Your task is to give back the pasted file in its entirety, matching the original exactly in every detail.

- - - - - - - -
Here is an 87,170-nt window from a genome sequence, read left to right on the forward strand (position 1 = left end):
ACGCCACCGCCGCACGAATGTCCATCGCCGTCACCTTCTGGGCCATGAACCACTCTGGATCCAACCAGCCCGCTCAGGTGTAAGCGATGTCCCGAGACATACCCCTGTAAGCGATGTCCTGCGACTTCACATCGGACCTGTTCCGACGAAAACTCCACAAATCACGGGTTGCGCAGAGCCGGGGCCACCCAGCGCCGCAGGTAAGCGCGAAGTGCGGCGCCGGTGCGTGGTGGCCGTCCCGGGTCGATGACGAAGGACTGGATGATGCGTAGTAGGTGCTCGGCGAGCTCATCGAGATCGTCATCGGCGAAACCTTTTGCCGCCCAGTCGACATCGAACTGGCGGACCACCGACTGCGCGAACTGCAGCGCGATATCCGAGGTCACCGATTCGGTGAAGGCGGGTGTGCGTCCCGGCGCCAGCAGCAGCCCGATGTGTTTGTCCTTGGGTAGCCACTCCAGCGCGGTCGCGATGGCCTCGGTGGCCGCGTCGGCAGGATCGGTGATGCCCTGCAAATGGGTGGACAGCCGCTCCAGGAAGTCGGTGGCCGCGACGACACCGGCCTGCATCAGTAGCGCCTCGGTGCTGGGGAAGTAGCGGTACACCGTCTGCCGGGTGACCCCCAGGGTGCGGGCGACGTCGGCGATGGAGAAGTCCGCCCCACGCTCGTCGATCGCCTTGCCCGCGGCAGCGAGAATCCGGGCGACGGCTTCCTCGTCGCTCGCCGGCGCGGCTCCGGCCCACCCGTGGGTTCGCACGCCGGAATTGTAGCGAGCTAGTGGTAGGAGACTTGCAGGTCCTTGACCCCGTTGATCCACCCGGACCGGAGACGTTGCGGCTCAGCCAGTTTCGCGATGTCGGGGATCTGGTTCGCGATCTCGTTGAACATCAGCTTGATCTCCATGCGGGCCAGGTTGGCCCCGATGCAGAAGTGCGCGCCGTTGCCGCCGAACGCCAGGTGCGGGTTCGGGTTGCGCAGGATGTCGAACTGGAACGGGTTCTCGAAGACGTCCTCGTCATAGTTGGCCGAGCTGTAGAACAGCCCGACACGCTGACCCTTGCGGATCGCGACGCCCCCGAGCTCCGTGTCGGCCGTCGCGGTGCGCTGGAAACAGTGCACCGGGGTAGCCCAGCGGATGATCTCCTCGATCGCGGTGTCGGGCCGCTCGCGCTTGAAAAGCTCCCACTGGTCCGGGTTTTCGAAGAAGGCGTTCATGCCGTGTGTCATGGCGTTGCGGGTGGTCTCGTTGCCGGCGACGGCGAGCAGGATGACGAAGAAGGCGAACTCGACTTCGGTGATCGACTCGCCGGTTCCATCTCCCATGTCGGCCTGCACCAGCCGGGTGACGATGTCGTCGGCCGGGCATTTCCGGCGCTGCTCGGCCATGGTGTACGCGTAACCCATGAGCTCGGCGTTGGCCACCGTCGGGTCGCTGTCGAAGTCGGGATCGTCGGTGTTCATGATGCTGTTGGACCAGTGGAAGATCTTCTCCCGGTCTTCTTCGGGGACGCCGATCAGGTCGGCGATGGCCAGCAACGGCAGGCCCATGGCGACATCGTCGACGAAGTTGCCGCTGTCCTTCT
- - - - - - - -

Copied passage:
Here is an 87,170-nt window from a genome sequence, read left to right on the forward strand (position 1 = left end):
ACGCCACCGCCGCACGAATGTCCATCGCCGTCACCTTCTGGGCCATGAACCACTCTGGATCCAACCAGCCCGCTCAGGTGTAAGCGATGTCCCGAGACATACCCCTGTAAGCGATGTCCTGCGACTTCACATCGGACCTGTTCCGACGAAAACTCCACAAATCACGGGTTGCGCAGAGCCGGGGCCACCCAGCGCCGCAGGTAAGCGCGAAGTGCGGCGCCGGTGCGTGGTGGCCGTCCCGGGTCGATGACGAAGGACTGGATGATGCGTAGTAGGTGCTCGGCGAGCTCATCGAGATCGTCATCGGCGAAACCTTTTGCCGCCCAGTCGACATCGAACTGGCGGACCACCGACTGCGCGAACTGCAGCGCGATATCCGAGGTCACCGATTCGGTGAAGGCGGGTGTGCGTCCCGGCGCCAGCAGCAGCCCGATGTGTTTGTCCTTGGGTAGCCACTCCAGCGCGGTCGCGATGGCCTCGGTGGCCGCGTCGGCAGGATCGGTGATGCCCTGCAAATGGGTGGACAGCCGCTCCAGGAAGTCGGTGGCCGCGACGACACCGGCCTGCATCAGTAGCGCCTCGGTGCTGGGGAAGTAGCGGTACACCGTCTGCCGGGTGACCCCCAGGGTGCGGGCGACGTCGGCGATGGAGAAGTCCGCCCCACGCTCGTCGATCGCCTTGCCCGCGGCAGCGAGAATCCGGGCGACGGCTTCCTCGTCGCTCGCCGGCGCGGCTCCGGCCCACCCGTGGGTTCGCACGCCGGAATTGTAGCGAGCTAGTGGTAGGAGACTTGCAGGTCCTTGACCCCGTTGATCCACCCGGACCGGAGACGTTGCGGCTCAGCCAGTTTCGCGATGTCGGGGATCTGGTTCGCGATCTCGTTGAACATCAGCTTGATCTCCATGCGGGCCAGGTTGGCCCCGATGCAGAAGTGCGCGCCGTTGCCGCCGAACGCCAGGTGCGGGTTCGGGTTGCGCAGGATGTCGAACTGGAACGGGTTCTCGAAGACGTCCTCGTCATAGTTGGCCGAGCTGTAGAACAGCCCGACACGCTGACCCTTGCGGATCGCGACGCCCCCGAGCTCCGTGTCGGCCGTCGCGGTGCGCTGGAAACAGTGCACCGGGGTAGCCCAGCGGATGATCTCCTCGATCGCGGTGTCGGGCCGCTCGCGCTTGAAAAGCTCCCACTGGTCCGGGTTTTCGAAGAAGGCGTTCATGCCGTGTGTCATGGCGTTGCGGGTGGTCTCGTTGCCGGCGACGGCGAGCAGGATGACGAAGAAGGCGAACTCGACTTCGGTGATCGACTCGCCGGTTCCATCTCCCATGTCGGCCTGCACCAGCCGGGTGACGATGTCGTCGGCCGGGCATTTCCGGCGCTGCTCGGCCATGGTGTACGCGTAACCCATGAGCTCGGCGTTGGCCACCGTCGGGTCGCTGTCGAAGTCGGGATCGTCGGTGTTCATGATGCTGTTGGACCAGTGGAAGATCTTCTCCCGGTCTTCTTCGGGGACGCCGATCAGGTCGGCGATGGCCAGCAACGGCAGGCCCATGGCGACATCGTCGACGAAGTTGCCGCTGTCCTTCT